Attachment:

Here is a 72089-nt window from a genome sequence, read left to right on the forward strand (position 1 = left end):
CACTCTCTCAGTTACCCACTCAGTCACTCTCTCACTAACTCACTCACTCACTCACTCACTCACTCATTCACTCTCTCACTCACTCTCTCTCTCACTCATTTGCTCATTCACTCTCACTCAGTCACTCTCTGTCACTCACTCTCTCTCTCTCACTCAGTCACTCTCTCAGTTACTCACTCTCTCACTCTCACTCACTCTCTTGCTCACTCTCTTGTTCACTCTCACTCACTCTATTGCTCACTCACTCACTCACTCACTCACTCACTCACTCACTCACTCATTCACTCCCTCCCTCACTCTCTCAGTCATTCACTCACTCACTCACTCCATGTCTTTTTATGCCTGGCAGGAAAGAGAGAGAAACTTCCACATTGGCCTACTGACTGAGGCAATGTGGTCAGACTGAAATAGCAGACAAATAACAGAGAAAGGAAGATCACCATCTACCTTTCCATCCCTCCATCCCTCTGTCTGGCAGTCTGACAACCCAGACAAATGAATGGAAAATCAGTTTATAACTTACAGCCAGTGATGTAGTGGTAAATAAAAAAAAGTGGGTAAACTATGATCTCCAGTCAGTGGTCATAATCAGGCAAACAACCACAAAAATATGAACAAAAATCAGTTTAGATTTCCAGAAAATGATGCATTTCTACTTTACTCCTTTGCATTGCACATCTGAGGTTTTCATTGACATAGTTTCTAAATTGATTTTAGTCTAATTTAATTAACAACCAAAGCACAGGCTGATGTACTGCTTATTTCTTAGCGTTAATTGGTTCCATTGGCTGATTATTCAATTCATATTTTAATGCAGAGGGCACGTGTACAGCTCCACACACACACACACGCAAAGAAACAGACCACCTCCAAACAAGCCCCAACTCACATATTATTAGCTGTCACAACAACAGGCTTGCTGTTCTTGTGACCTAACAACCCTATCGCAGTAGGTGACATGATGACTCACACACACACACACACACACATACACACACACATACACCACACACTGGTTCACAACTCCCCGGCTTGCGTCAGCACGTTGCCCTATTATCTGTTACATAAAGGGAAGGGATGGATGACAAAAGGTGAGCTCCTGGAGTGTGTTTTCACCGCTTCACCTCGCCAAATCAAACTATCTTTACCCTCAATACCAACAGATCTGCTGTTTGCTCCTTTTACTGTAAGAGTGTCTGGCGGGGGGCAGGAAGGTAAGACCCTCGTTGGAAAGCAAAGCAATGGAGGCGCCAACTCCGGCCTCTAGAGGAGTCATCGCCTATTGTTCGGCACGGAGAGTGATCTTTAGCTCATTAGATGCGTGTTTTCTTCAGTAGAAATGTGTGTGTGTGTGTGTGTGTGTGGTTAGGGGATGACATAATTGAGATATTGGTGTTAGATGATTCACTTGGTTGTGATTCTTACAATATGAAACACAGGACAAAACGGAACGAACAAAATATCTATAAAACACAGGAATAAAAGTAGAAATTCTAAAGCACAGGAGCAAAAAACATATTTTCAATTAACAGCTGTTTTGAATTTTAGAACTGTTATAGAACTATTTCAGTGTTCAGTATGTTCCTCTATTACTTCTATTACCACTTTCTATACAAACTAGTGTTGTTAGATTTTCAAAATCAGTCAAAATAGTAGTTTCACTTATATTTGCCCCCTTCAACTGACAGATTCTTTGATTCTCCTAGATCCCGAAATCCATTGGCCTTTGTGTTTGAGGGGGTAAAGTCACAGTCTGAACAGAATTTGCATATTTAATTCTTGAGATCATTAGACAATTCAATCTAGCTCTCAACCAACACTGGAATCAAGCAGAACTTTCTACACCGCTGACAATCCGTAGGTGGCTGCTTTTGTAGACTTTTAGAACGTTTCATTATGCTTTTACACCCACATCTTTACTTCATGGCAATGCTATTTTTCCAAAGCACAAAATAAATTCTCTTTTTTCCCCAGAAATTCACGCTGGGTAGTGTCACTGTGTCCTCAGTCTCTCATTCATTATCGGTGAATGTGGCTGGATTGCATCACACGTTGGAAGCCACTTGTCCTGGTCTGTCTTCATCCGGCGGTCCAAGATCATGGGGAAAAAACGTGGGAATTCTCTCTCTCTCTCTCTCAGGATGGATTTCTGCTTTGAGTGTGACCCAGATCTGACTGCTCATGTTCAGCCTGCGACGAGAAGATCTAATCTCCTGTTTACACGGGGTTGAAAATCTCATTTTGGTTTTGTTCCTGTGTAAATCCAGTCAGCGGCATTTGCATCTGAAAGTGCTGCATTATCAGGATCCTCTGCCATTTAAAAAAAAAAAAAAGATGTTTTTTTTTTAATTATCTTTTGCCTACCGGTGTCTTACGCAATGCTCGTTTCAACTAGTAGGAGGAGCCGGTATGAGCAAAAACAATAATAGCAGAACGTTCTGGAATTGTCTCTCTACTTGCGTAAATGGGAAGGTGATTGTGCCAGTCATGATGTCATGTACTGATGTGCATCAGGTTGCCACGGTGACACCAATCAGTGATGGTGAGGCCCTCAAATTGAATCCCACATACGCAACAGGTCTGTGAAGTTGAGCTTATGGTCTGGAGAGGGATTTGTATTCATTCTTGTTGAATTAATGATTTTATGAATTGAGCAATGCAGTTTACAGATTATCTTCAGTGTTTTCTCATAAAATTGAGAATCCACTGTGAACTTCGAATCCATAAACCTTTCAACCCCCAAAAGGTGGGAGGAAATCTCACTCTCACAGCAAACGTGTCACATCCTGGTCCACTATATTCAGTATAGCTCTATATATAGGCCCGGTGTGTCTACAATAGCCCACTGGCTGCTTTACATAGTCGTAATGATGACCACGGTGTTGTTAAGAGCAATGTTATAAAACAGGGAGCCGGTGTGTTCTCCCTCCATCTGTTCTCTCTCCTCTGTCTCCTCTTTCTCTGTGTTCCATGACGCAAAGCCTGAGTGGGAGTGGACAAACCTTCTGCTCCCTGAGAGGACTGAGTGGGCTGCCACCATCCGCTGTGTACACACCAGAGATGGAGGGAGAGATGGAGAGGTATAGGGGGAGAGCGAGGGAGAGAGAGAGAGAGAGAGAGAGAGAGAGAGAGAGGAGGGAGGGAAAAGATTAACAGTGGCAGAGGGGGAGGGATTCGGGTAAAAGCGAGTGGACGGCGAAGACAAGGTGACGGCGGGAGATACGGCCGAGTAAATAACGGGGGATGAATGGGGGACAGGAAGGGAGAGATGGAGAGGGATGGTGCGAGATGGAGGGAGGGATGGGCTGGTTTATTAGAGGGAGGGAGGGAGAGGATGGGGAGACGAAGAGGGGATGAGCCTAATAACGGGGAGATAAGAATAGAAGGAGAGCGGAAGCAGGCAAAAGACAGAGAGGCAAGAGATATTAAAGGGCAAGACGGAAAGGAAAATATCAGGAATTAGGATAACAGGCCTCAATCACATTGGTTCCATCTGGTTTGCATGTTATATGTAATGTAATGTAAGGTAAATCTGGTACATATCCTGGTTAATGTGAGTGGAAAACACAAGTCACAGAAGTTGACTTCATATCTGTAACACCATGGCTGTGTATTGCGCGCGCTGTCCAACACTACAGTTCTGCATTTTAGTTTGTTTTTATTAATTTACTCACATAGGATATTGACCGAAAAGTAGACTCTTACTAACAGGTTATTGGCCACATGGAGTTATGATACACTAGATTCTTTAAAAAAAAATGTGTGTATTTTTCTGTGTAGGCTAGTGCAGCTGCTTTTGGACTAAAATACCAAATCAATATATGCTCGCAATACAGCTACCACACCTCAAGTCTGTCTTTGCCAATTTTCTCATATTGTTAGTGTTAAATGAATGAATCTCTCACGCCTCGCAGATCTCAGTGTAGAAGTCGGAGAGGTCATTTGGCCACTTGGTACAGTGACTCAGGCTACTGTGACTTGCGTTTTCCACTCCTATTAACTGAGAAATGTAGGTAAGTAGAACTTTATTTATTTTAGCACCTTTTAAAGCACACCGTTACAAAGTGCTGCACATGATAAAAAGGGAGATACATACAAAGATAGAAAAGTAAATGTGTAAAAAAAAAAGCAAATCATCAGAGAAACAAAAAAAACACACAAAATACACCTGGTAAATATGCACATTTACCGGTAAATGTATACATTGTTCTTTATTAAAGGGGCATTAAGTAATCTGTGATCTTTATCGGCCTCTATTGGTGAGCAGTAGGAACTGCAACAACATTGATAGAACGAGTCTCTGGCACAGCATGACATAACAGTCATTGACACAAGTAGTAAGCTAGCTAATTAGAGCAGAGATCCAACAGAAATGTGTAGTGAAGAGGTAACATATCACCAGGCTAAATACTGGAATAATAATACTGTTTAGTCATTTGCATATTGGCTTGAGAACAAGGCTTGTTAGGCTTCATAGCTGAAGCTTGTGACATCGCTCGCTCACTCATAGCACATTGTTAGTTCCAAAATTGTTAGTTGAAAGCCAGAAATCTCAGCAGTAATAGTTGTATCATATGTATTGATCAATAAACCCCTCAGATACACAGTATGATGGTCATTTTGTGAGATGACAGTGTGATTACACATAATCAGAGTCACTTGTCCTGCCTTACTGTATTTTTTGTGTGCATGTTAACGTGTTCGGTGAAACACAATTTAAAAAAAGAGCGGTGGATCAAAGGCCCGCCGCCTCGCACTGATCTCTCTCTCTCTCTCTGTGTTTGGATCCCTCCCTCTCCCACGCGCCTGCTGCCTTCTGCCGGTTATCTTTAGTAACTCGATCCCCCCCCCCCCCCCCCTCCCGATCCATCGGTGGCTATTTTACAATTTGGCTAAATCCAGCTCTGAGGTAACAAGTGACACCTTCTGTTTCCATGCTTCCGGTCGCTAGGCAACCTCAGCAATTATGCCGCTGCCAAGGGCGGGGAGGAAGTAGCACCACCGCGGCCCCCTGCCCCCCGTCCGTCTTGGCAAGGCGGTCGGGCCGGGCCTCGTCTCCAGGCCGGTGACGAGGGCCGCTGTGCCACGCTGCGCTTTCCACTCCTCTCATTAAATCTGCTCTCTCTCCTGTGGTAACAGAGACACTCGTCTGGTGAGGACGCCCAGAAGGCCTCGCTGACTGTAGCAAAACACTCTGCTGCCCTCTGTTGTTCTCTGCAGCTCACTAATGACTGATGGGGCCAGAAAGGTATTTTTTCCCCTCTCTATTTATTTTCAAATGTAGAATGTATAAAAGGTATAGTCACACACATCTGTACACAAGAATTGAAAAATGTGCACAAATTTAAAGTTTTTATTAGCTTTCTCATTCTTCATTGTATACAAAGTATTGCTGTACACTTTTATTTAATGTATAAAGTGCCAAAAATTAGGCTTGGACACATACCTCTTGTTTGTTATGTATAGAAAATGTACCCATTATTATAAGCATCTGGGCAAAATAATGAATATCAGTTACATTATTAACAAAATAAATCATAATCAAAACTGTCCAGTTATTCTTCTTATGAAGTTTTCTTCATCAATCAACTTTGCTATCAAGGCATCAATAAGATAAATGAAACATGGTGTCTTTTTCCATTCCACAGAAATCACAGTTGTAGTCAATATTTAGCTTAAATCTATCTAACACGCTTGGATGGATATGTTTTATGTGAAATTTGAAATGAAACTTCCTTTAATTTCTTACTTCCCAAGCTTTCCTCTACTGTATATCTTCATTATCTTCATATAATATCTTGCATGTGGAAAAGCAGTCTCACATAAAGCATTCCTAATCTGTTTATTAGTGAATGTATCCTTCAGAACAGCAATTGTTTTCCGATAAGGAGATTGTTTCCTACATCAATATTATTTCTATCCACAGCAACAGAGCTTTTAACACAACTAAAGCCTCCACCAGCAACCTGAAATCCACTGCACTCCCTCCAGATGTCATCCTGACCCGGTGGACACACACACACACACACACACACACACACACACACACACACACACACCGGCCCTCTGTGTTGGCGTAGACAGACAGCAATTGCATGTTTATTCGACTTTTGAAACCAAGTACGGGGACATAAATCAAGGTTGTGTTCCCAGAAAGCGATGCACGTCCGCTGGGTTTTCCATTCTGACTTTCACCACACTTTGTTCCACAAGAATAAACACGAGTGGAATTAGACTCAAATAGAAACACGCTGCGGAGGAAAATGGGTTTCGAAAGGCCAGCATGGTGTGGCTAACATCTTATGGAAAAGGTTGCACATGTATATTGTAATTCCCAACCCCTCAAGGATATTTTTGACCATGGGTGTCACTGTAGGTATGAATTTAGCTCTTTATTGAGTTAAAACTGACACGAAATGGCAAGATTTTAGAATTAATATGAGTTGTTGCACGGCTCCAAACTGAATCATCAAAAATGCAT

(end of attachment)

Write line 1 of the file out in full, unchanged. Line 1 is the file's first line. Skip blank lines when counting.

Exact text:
Here is a 72089-nt window from a genome sequence, read left to right on the forward strand (position 1 = left end):